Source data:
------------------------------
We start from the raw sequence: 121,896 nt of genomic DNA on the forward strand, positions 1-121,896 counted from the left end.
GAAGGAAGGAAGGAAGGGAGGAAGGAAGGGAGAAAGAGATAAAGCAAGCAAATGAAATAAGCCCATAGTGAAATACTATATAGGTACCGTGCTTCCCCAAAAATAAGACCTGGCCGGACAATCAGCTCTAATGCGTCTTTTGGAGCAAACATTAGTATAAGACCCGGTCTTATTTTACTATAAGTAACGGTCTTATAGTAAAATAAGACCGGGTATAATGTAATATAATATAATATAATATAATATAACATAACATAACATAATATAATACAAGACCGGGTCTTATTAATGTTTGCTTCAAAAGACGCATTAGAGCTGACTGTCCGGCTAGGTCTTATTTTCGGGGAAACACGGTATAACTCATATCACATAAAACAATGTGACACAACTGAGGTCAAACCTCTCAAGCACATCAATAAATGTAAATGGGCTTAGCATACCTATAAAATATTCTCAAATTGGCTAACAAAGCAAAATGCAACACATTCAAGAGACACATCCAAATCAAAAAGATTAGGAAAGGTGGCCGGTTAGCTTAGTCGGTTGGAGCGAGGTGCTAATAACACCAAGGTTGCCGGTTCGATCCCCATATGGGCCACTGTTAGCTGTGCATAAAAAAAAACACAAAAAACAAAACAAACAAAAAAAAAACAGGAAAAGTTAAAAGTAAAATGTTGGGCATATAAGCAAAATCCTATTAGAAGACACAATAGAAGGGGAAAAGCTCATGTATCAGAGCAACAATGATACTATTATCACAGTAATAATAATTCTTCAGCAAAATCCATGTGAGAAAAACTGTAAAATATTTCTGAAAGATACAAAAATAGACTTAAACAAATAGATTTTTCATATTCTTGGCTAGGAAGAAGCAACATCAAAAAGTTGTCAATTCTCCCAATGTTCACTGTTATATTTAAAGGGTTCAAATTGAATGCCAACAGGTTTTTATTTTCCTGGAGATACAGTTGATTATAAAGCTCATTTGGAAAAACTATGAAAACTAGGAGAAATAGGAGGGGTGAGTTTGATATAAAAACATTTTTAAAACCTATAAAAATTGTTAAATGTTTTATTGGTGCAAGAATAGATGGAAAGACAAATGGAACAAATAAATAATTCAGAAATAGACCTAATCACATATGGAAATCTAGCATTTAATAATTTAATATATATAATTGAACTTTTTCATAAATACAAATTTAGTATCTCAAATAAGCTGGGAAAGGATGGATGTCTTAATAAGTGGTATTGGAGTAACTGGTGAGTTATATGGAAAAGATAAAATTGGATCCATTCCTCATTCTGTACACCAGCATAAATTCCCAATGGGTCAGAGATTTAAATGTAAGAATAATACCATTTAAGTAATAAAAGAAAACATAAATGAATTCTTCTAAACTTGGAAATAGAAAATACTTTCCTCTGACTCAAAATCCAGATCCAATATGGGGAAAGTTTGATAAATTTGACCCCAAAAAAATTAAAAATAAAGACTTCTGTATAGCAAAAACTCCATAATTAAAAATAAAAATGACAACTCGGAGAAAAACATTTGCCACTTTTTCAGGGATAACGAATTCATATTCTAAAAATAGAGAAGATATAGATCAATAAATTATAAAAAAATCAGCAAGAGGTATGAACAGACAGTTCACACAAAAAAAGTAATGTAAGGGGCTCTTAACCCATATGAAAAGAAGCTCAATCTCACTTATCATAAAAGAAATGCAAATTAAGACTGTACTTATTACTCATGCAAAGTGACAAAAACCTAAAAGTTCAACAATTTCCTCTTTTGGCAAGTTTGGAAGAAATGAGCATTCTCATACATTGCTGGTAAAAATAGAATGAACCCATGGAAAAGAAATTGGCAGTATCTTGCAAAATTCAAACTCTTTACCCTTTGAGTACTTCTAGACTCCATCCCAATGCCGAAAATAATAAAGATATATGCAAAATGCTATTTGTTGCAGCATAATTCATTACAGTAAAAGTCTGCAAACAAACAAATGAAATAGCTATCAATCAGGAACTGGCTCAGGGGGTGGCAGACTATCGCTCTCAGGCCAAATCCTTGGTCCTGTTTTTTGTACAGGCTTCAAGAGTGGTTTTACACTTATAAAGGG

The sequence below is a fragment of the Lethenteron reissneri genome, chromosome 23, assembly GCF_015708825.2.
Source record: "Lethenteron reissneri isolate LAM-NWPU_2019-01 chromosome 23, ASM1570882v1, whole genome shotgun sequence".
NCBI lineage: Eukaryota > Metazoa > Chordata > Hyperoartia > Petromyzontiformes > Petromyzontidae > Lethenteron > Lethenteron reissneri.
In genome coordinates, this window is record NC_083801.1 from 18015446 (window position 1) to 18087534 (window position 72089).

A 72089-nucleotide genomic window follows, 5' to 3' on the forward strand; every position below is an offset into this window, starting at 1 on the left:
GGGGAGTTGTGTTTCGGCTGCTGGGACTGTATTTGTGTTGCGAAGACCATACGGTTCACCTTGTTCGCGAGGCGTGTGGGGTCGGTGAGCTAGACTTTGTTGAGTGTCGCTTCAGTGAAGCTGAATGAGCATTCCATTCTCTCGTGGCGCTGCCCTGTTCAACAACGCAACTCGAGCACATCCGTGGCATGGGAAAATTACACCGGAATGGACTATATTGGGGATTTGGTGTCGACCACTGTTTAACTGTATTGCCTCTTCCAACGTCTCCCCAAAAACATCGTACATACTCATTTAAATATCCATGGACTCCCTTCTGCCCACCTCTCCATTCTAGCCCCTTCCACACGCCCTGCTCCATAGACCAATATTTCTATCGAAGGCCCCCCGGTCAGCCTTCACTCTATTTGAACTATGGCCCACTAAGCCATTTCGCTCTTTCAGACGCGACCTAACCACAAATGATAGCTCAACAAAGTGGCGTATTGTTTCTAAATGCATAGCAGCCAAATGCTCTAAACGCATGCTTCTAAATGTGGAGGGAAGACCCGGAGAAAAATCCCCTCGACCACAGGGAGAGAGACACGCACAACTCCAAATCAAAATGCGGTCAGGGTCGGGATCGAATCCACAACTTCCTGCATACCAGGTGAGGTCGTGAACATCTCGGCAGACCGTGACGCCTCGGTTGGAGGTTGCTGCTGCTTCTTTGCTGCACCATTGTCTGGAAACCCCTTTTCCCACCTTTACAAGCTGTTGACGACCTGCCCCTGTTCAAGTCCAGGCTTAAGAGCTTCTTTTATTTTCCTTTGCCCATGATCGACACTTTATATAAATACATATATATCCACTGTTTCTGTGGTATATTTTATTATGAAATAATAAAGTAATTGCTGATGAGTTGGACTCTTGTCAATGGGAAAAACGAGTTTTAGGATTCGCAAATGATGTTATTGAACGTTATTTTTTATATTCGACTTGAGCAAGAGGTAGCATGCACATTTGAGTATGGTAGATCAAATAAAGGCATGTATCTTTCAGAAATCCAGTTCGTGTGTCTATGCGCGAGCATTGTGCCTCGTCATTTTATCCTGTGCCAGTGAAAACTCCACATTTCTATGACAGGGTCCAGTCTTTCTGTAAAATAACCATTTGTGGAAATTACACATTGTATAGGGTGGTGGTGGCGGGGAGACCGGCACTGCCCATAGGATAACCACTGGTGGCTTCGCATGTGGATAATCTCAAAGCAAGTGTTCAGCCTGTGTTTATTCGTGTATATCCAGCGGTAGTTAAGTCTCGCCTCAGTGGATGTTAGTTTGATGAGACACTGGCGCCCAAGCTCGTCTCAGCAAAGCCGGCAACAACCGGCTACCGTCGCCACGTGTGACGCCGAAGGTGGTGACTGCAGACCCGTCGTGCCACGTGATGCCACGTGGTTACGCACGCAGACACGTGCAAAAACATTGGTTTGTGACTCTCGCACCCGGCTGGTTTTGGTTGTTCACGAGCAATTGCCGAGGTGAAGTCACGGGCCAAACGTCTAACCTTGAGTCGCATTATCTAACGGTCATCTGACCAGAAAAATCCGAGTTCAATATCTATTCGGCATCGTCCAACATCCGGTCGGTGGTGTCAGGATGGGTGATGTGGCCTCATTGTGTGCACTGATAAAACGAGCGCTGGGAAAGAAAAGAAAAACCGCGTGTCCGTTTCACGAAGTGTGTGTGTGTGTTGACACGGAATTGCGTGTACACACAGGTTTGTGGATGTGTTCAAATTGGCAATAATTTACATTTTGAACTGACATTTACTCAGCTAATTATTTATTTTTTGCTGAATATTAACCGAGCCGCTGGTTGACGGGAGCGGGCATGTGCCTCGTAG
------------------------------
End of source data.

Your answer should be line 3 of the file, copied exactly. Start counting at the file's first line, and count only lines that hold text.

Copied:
The sequence below is a fragment of the Lethenteron reissneri genome, chromosome 23, assembly GCF_015708825.2.